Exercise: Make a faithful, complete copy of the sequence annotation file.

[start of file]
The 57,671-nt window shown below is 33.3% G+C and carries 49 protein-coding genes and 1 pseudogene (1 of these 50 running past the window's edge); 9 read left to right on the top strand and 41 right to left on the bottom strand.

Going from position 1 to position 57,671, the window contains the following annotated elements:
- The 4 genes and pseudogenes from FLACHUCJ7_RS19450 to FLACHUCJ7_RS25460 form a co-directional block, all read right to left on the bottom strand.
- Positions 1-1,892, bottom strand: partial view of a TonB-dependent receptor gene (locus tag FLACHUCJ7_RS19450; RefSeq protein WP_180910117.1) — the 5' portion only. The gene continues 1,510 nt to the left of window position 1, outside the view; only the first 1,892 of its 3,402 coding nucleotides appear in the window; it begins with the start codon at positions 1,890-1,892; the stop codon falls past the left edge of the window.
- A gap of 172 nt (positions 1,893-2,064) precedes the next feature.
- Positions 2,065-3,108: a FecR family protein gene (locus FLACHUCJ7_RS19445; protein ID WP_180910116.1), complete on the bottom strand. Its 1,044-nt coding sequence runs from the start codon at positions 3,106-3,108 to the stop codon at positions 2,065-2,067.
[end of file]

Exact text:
The 57,671-nt window shown below is 33.3% G+C and carries 49 protein-coding genes and 1 pseudogene (1 of these 50 running past the window's edge); 9 read left to right on the top strand and 41 right to left on the bottom strand.

Going from position 1 to position 57,671, the window contains the following annotated elements:
- The 4 genes and pseudogenes from FLACHUCJ7_RS19450 to FLACHUCJ7_RS25460 form a co-directional block, all read right to left on the bottom strand.
- Positions 1-1,892, bottom strand: partial view of a TonB-dependent receptor gene (locus tag FLACHUCJ7_RS19450; RefSeq protein WP_180910117.1) — the 5' portion only. The gene continues 1,510 nt to the left of window position 1, outside the view; only the first 1,892 of its 3,402 coding nucleotides appear in the window; it begins with the start codon at positions 1,890-1,892; the stop codon falls past the left edge of the window.
- A gap of 172 nt (positions 1,893-2,064) precedes the next feature.
- Positions 2,065-3,108: a FecR family protein gene (locus FLACHUCJ7_RS19445; protein ID WP_180910116.1), complete on the bottom strand. Its 1,044-nt coding sequence runs from the start codon at positions 3,106-3,108 to the stop codon at positions 2,065-2,067.